When We Leave (Olive Films, NR)

At heart, Aladag’s is a story of clashing cultures whose values are exemplified in her characters.



When We Leave is an old-fashioned melodrama with all the heightened emotions and focus on the struggles of an almost saintly heroine that you would expect from a work in that genre. It’s a beautiful film (and Germany’s nominee for the Best Foreign Language Film Oscar) but has to be understood within the context of melodrama, because if you go in expecting standard Hollywood fare you’ll miss most of what it has to offer.

Director Feo Aladag wastes no time establishing the film’s tone, opening with a shot of a gun pointed at the heroine Umay (Sibel Kekilli), a brief excerpt of a scene we will see in full later in the film. Then she jumps back in time, efficiently establishing Umay’s love for her young son Cem (Nizam Schiller), her husband Kemal’s (Ufuk Bayraktar) brutality, and Umay’s departure from Turkey to stay with her parents (Settar Tanriogen and Derya Alabora) and brothers in Germany.

A recent article in the New York Times (http://www.nytimes.com/2011/03/20/movies/in-a-better-world-and-other-films-on-islam.html?ref=movies) discussed the odd disinclination of American filmmakers to engage with international issues, particularly the relationship between the West and Islam, while directors from other countries are producing many superb films that grapple with these very issues. To give you an idea, at the Oscars this year the 9 American films nominated for Best Picture were all concerned with personal and/or domestic issues while 4 of the 5 nominees in the foreign language category were at least partially concerned with how Islamic cultures and the Western world relate to each other.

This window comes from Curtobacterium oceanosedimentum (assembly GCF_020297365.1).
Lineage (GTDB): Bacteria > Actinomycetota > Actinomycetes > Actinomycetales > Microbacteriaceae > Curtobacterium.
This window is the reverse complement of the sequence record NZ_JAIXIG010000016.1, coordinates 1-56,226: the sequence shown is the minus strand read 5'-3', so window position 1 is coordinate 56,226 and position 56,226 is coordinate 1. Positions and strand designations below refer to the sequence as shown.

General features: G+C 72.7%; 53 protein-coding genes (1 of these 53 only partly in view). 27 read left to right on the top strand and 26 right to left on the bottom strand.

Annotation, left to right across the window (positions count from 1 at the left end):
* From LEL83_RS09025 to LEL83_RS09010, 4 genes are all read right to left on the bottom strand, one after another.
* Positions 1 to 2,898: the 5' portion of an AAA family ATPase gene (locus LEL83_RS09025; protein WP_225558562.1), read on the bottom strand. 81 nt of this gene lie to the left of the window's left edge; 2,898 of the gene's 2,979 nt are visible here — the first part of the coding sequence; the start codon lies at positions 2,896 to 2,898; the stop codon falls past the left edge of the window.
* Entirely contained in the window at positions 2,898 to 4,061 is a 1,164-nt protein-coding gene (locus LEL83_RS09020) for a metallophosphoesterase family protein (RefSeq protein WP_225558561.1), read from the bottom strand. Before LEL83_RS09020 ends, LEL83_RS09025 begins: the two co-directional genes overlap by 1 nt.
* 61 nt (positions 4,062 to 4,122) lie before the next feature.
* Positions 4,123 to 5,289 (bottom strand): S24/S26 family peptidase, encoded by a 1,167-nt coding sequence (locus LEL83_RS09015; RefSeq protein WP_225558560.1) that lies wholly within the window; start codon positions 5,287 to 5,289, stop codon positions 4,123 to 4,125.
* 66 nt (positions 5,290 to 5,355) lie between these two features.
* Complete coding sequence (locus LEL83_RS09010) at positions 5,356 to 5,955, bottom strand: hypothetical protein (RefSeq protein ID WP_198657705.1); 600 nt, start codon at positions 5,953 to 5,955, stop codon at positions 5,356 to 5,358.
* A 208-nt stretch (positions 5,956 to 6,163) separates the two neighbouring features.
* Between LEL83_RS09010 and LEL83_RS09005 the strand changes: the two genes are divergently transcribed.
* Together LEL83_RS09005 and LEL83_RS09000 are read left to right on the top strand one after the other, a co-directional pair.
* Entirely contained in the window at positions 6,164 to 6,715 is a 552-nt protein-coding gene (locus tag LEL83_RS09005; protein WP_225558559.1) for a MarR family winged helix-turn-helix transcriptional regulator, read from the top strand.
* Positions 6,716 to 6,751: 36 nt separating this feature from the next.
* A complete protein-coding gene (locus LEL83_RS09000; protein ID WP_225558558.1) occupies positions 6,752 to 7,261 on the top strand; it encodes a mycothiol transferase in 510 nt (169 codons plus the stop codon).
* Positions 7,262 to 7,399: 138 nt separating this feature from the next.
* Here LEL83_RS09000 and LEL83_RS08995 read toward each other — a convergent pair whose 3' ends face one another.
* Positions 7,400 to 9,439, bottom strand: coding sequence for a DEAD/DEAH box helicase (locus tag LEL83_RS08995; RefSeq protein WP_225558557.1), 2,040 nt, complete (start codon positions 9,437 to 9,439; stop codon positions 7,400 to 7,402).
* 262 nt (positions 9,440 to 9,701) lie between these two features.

When We Leave fits perfectly into this pattern because the story is built around the conflicts between the values of traditional, male-dominated, and Islam-influenced Turkish society (both in Istanbul and in Berlin) and the desperation of a young woman to escape an abusive marriage and in the process embrace Western values of personal integrity and freedom. In the secular German system of justice she has the same rights to self-determination as a man and domestic violence is a crime. In the value system of her family and community, however, her role is defined as that of wife and mother and there is no possible reason that could justify leaving her husband. As Umay’s father tells her, with a shrug, even physical abuse is not sufficient reason to leave her marriage: "He is your husband. The hand that strikes is also the hand that soothes."

Of course that’s easy for him to say (thanks to his Y chromosomes he was born to be king of his own little empire, while Umay’s X chromosomes ensure that she will always be at the mercy of the Y-chromosome people) but When We Leave is not entirely negative about Umay’s family or their moral code of conduct. They are cohesive and loving and in many ways assimilated to modern German life. But when it comes to questions of family honor they adhere to a system of absolutes that does not allow them to even consider that their daughter might be justified in her actions. It’s not only their personal feelings about the matter; if they don’t avenge this stain on their honor they will be shunned by other members of the Turkish-German community and that’s a price they are not willing to pay, even for their own flesh and blood.